| 9 to 10 weeks old:|
Animal Protein Introductions
|Live or dried mealworms|
Baby Squirrel Feeding Chart 9 to 10 Weeks Old: Wild Food Introductions
Squirrels love wild foods offered at 9 to 10 weeks of age. As a rehabber, Karen’s job is to familiarize the squirrels with some of the local area’s natural foods. If you are a rehabber, have a captive or non-release squirrel, consider educating yourself on wild edibles.
The following list I offer includes: branches with lichen, camellia buds, oxalis (all parts), pine cones, rosebuds, rose hips, white clover (all parts), wild hibiscus, etc.
| 9 to 10 weeks old:|
Wild Food Introductions
|Oxalis (all parts)|
|White clover (all parts)|
One of the most important things to know when caring for baby squirrels is what they need to eat. The diet a baby squirrel requires is complex. Learning to feed a baby squirrel can be daunting, but it doesn’t have to be. If you have tips or tricks that have worked for you when feeding baby squirrels, send Kitty City Squirrels a message or leave a comment below.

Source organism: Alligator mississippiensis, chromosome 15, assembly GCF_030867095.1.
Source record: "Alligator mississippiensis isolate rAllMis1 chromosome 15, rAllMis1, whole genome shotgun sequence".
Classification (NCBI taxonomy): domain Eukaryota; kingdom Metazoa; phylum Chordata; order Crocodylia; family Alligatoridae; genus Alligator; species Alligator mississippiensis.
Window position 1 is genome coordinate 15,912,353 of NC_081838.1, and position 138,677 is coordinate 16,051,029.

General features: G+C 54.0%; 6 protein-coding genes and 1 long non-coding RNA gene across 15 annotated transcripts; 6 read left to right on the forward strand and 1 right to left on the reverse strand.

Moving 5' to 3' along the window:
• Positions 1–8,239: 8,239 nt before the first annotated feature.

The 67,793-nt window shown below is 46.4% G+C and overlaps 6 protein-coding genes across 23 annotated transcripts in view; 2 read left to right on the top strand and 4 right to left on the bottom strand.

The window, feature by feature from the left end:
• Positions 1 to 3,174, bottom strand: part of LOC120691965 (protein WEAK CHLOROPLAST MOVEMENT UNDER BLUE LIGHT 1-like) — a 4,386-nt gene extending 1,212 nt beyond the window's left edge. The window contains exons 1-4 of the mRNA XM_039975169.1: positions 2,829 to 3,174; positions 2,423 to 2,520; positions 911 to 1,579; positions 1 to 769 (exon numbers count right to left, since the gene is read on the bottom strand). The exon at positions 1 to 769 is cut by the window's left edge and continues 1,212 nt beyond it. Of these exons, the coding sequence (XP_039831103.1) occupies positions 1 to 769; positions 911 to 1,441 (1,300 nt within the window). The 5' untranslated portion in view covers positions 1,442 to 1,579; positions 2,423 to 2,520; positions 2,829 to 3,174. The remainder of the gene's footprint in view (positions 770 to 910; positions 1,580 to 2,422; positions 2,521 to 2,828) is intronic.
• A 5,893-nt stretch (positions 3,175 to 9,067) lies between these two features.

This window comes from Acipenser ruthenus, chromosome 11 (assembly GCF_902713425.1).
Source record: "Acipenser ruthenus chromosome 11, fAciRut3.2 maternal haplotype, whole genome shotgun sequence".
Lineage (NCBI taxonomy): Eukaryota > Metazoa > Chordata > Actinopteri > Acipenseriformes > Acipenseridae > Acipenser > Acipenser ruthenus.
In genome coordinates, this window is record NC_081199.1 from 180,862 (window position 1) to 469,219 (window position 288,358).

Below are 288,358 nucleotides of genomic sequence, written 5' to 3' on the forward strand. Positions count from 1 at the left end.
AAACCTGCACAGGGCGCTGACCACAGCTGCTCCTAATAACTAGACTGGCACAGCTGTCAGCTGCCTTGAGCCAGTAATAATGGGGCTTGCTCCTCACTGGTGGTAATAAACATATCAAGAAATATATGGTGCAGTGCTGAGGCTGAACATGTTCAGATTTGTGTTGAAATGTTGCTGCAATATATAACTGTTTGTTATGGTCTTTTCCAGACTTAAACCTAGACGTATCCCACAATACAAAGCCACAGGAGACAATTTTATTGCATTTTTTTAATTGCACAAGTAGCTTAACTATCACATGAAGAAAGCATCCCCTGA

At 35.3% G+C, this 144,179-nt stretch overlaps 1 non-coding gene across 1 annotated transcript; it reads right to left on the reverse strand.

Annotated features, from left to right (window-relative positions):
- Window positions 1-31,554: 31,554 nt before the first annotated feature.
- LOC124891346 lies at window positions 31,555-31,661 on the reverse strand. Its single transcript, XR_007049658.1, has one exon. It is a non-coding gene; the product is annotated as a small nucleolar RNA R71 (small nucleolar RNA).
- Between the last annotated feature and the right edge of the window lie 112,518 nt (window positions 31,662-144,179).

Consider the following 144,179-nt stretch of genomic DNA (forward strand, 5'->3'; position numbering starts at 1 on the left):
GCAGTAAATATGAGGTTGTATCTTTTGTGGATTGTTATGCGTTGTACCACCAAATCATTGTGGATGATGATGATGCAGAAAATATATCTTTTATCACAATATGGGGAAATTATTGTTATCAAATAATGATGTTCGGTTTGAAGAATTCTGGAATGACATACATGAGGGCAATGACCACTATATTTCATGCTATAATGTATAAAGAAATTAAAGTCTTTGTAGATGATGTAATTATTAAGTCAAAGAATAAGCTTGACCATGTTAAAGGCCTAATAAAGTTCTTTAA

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16 thoughts on “Baby Squirrel Feeding Chart – An Ultimate Intro to Foods”
What invaluable information here! Thank you very much.
Thank you so much for leaving this feedback. Makes me feel good to know that you found value in the information. Karen, the rehabber was so gracious to put the core information together for me to help others. Thanks again!!
They really have a complex diet!! Thank you for sharing and Thank you Karen for helping so many babies squirrels ❤️
Thank you, Viviane for taking the time to read the article. When Kitty City Squirrels branches out with a Fan Club, you will be the CEO!!!! Many thanks.